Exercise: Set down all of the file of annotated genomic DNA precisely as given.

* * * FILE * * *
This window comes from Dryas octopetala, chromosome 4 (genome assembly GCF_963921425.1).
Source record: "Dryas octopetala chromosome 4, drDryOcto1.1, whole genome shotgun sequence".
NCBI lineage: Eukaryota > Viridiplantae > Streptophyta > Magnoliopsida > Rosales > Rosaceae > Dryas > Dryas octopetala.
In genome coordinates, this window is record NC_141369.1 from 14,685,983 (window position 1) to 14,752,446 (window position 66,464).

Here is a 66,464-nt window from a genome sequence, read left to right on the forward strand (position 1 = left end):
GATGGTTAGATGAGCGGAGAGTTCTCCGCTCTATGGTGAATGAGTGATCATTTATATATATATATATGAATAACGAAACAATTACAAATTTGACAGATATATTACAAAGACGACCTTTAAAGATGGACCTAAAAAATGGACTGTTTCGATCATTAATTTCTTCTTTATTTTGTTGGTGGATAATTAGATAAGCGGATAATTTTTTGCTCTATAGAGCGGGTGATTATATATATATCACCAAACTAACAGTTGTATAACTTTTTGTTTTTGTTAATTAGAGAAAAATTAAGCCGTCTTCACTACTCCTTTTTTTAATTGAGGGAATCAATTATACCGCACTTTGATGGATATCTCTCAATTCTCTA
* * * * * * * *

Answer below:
This window comes from Dryas octopetala, chromosome 4 (genome assembly GCF_963921425.1).
Source record: "Dryas octopetala chromosome 4, drDryOcto1.1, whole genome shotgun sequence".
NCBI lineage: Eukaryota > Viridiplantae > Streptophyta > Magnoliopsida > Rosales > Rosaceae > Dryas > Dryas octopetala.
In genome coordinates, this window is record NC_141369.1 from 14,685,983 (window position 1) to 14,752,446 (window position 66,464).

Here is a 66,464-nt window from a genome sequence, read left to right on the forward strand (position 1 = left end):
GATGGTTAGATGAGCGGAGAGTTCTCCGCTCTATGGTGAATGAGTGATCATTTATATATATATATATGAATAACGAAACAATTACAAATTTGACAGATATATTACAAAGACGACCTTTAAAGATGGACCTAAAAAATGGACTGTTTCGATCATTAATTTCTTCTTTATTTTGTTGGTGGATAATTAGATAAGCGGATAATTTTTTGCTCTATAGAGCGGGTGATTATATATATATCACCAAACTAACAGTTGTATAACTTTTTGTTTTTGTTAATTAGAGAAAAATTAAGCCGTCTTCACTACTCCTTTTTTTAATTGAGGGAATCAATTATACCGCACTTTGATGGATATCTCTCAATTCTCTA